How Space Can Improve The Healthcare Experience

Going into TEDMED, our goal for the Steelcase Health space in the Hive was to facilitate experiences and conversations during the Smartphone Physicals that amplified the personal connection between clinicians, patients, and the technology they were using. Based on the feedback we’ve received, from media sources like NPR, ABC, USA Today, BusinessWeek, and the Huffington Post, it’s clear we succeeded. TEDMED went so far as to dub our set up as the “Exam Room of the Future”. They wrote:

Three major pieces of furniture, the patient chair, pocket desk and a physician stool – all on the same level as the patient chair to facilitate communication – are on rollers so they can be easily reshuffled. The entire space is ideally as uncluttered as possible, for a calming effect.

Margaret Alrutz, Director of Strategic Marketing & Experience Design at Steelcase Health, says the room takes cues from cultural changes at large. “Healthcare changes as people’s experience of the world starts to change, and one area that’s driving things now is retail. For example, a consumer may think, ‘I can get movies and meals at home anytime I want, but I get to have a physical maybe once a year. It takes a long time and it’s uncomfortable,” she says.

With the glut of on-demand consumer technology, though, including health apps like those in the Smartphone Physical, the new expectation is, “I can participate in healthcare and not be told what to do,” Alrutz says. However, she added, “We may not yet have the social clues to navigate this scenario. So can we take these cues that are already familiar, like sitting in an easy chair, as ways to signal how to interact? “When a patient walks into a room and sees an easy chair and a TV screen, they may think, ‘I know how to do this,’ ” Alrutz says.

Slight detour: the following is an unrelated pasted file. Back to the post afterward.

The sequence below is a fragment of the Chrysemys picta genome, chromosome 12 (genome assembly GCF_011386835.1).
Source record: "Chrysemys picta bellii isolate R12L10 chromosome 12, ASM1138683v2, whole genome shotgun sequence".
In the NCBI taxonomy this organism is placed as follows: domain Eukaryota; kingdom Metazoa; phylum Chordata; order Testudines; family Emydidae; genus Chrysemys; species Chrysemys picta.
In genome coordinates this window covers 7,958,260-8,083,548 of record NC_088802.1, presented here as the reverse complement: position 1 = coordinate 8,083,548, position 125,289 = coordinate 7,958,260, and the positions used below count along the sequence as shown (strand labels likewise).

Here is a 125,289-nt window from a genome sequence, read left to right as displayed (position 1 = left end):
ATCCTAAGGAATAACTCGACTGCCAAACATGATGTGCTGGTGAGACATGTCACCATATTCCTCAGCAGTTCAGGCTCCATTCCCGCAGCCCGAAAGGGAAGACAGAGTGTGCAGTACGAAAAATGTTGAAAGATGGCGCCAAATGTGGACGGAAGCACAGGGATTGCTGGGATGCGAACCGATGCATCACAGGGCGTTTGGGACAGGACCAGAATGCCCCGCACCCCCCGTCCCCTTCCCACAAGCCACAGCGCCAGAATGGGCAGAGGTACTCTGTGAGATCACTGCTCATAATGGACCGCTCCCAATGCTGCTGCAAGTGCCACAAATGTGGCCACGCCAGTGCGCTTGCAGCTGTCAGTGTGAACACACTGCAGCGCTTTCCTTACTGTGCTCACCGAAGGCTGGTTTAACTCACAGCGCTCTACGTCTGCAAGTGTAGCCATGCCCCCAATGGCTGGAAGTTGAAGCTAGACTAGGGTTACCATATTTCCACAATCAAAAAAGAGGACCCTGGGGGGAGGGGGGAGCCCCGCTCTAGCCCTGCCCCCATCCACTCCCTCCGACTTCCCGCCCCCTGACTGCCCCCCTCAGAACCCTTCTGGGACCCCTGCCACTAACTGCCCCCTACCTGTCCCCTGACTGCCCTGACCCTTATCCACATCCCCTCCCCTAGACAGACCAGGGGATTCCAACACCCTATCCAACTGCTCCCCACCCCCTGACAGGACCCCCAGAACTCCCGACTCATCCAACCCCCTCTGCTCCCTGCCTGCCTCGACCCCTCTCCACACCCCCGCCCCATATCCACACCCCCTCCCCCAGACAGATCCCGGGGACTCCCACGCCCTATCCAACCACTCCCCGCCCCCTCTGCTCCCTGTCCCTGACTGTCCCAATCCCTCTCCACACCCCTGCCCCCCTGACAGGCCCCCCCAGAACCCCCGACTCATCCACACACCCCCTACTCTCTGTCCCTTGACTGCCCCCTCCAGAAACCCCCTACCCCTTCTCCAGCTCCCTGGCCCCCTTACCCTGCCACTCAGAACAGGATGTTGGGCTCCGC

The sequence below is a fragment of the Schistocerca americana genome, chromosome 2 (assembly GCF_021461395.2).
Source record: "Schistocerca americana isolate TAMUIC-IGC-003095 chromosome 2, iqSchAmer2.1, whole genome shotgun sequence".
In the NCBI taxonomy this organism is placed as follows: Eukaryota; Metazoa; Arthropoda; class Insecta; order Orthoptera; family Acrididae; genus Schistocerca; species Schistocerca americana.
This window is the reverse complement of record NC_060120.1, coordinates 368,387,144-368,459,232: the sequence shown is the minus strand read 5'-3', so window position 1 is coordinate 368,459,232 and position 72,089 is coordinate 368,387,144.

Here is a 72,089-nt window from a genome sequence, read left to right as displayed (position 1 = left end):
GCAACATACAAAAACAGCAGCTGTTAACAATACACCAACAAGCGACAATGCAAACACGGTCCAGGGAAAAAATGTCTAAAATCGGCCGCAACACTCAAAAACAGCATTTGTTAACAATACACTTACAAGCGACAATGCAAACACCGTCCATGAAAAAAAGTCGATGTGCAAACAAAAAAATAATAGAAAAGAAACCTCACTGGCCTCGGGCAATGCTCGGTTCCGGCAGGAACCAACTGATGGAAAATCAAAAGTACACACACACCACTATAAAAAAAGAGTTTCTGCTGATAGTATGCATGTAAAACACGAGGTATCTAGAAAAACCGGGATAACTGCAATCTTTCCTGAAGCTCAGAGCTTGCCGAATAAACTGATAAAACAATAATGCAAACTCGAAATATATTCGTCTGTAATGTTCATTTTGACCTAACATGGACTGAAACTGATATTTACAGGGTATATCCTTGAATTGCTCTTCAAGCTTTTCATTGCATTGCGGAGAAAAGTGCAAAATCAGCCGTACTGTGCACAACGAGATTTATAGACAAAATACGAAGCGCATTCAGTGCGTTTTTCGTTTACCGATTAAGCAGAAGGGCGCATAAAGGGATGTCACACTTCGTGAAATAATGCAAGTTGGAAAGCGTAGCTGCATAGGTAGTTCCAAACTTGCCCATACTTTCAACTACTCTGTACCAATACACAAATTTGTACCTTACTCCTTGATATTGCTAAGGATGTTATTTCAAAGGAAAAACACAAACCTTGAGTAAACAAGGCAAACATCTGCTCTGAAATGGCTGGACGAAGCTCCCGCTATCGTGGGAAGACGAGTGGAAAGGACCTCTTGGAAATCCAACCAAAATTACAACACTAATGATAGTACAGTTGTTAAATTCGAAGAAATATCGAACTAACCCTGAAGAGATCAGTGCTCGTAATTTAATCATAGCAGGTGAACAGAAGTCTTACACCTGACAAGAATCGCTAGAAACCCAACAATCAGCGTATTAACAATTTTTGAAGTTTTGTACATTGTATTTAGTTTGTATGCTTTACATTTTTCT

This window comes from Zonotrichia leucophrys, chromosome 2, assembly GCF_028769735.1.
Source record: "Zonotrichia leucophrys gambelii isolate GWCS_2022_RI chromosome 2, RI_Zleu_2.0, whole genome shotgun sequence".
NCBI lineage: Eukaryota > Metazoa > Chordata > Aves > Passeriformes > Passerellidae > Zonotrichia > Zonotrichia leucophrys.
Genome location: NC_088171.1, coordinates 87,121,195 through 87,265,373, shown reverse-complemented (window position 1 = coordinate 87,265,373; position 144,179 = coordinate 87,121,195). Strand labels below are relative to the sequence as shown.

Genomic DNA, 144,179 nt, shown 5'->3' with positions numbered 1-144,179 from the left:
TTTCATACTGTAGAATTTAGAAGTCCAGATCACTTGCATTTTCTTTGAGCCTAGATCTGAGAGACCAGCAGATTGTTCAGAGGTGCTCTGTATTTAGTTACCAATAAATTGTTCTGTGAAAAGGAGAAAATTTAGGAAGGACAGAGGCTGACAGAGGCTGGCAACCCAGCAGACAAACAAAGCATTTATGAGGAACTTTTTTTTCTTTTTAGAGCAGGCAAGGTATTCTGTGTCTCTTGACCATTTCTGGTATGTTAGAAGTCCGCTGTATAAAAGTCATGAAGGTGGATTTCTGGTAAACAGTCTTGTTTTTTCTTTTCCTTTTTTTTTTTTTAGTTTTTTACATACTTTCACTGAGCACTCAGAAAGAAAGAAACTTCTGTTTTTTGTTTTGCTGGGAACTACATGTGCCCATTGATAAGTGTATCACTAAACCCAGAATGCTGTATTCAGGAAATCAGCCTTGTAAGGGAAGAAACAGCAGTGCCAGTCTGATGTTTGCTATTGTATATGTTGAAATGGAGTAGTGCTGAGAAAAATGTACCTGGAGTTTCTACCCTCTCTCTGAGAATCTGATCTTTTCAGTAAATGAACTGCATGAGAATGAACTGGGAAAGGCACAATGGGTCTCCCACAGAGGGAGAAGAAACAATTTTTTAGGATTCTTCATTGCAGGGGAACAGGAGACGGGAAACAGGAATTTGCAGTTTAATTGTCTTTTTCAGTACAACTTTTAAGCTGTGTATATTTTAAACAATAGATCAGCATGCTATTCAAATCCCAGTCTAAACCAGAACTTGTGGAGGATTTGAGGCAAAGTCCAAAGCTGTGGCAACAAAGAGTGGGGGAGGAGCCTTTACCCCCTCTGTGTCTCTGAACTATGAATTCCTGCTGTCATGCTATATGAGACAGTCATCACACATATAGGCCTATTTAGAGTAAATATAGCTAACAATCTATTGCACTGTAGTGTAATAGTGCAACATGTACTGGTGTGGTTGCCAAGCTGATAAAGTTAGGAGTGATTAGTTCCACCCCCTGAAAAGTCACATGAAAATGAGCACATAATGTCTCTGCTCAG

We also received feedback on the effect our space has on the clinician – patient connection from Leanne West, the director of the Landmarc Research Institute at Georgia Tech. Leanne said:

I felt more relaxed being at eye-level with the physician thanks to the Empath recliner, rather than perched up on the awkward exam table. It was more conducive to having an actual conversation.

I could easily see images on the smartphone as the tests were being conducted. The physician also didn’t have to constantly be turning his back to me to type notes into the computer, he could do it all there on his phone. The design of the space made this all possible.

Roz Cama, after experiencing a Smartphone Physical in the Steelcase Health space, delivered an insight into the future of the health exam that bears repeating:

The physical was chair-centric, not exam table centric, like you’ve seen in the past.  You almost don’t feel like a patient, you’re just having an intelligent conversation with a colleague about something very important – your health. This brand of personalized, customizable medicine, liberated by this kind of technology, is very exciting.

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